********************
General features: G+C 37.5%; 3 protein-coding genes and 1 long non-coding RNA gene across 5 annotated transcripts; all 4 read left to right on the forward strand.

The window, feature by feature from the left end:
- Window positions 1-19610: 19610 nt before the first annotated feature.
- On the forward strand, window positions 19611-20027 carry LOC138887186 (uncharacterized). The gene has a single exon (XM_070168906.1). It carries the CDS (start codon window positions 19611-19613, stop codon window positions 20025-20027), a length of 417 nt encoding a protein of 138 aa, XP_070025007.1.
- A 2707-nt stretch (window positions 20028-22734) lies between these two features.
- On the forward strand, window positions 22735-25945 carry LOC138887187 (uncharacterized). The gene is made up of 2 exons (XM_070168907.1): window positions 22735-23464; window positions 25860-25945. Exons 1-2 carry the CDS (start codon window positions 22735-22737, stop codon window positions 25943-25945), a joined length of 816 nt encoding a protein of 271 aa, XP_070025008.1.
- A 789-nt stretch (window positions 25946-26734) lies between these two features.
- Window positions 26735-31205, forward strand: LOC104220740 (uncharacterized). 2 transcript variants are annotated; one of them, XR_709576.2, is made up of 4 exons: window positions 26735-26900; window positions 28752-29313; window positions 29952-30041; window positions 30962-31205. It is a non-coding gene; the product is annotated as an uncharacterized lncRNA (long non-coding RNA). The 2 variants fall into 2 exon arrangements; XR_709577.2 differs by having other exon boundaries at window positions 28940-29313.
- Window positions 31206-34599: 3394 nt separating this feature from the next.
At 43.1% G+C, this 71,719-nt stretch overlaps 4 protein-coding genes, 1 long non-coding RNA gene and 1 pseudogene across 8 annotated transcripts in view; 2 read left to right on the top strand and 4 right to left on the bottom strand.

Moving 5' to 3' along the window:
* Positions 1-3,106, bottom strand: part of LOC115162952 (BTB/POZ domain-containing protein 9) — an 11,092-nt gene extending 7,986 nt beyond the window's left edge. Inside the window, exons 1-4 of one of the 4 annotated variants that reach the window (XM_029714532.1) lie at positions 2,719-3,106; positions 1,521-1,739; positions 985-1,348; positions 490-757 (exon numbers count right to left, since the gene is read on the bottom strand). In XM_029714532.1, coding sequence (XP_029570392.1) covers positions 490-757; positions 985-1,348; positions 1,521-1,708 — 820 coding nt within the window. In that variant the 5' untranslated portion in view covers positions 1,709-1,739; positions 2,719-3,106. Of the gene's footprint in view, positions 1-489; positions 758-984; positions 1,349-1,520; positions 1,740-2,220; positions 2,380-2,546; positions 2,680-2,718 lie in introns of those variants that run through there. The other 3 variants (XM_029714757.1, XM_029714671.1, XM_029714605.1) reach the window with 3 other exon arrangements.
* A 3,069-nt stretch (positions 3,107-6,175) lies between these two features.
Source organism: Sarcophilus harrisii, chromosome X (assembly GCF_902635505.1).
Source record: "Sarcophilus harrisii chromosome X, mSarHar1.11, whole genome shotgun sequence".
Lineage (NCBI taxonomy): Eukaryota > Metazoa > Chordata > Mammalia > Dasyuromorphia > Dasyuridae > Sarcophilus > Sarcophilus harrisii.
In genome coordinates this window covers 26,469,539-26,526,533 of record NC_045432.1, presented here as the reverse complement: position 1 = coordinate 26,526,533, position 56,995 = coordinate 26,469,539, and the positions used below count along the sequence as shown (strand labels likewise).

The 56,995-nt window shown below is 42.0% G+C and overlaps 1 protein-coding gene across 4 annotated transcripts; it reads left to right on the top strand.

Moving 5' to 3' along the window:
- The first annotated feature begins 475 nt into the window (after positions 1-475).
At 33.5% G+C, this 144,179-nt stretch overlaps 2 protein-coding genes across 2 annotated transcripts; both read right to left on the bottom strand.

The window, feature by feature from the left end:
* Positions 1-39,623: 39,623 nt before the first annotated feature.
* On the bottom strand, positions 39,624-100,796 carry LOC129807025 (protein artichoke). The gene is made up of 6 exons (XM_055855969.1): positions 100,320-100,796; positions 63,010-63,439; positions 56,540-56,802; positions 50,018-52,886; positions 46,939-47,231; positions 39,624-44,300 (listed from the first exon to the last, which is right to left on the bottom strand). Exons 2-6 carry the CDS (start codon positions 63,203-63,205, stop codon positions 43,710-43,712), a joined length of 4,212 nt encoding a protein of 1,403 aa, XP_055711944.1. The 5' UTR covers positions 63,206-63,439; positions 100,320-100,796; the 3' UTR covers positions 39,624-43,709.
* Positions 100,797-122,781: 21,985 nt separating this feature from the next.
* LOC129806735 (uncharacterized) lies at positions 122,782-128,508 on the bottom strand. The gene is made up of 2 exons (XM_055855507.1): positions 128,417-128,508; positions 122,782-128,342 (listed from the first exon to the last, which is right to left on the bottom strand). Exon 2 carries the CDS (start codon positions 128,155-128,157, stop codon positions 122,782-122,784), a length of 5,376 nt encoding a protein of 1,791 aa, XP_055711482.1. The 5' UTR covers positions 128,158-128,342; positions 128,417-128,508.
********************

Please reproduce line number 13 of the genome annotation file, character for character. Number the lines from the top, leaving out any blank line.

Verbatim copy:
* A 3,069-nt stretch (positions 3,107-6,175) lies between these two features.